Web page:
Tuesday, September 19, 2006

And...what about Naomi?

Every morning on my way to work, I pass an odd billboard of Abraham Lincoln in front of what appears to be a garage door. The only words I can see on the ad are a URL: http://www.theymissyou.com/. This morning I entered the URL and, voila--it's a rather clever website for a sleep aid medication.

Abe and friends are part of what is called a "teaser" advertising campaign. These campaigns consist of media objects--ads, videos on YouTube, fake MySpace pages--that get one's attention by being a little mysterious. The New York Times has a nice article about how the Lonelygirl15 phenomenon on YouTube has galvanized the teaser ad trade.

(Lonelygirl15 was the screen name of a young woman who posted videos on YouTube like the one above, and who attracted hundreds of thousands of visitors and even some academic speculation. In the end, it turned out to be a film project that might very well become a movie, and its creators have encouraged their fans to "stay tuned.")

The economics of advertising is interesting. Advertising improves economic efficiency by lowering search costs and providing information to consumers, but it also reduces economic efficiency because it is inherently non-productive.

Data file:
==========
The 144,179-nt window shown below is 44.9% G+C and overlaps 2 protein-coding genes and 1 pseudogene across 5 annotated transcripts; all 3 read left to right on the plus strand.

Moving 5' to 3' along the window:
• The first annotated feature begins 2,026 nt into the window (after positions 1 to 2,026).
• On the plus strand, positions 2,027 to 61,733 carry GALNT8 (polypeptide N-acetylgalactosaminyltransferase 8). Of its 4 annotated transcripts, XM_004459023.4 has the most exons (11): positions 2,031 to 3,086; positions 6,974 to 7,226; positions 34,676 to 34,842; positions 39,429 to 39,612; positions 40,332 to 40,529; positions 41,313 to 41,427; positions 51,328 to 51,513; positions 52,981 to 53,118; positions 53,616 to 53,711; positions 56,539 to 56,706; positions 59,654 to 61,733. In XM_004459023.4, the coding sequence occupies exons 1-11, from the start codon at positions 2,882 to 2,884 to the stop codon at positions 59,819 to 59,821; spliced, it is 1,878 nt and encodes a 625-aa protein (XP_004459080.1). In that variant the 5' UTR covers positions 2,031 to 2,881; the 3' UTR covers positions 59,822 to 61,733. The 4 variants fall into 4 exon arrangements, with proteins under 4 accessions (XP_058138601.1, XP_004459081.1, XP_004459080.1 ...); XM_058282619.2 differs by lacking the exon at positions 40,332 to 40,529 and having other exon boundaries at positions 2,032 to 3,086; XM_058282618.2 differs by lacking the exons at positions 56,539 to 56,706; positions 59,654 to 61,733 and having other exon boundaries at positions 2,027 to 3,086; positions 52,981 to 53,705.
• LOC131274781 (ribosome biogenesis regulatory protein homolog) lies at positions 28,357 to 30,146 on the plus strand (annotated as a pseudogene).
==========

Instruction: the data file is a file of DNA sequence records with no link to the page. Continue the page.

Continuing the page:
The economics of teaser ads are doubly interesting. Some questions that they bring to my mind are:

1. Teaser ads do not provide any information. Does this mean that they unambiguously decrease economic efficiency? (I don't think so, but I think there's an argument that they do.)

2. One of the difficulties with advertising is that you don't know how many people see an ad. When a teaser ad requires that you go to a website to get the information from the ad, there is a record of how many people view the website. Does this help improve the efficiency in the market for advertising?

3. Many of these ads--in particular the McDonald's Lincoln Fry campaign--are actually quite humorous. Is there a consumption value to advertising? Are ads like works of art? Could it be possible that there are too few ads out there? (Or at least too few good ones?)

(And by the way -- the title of this post comes from the "teaser" question from each episode of the soap opera "Love of Chair.")

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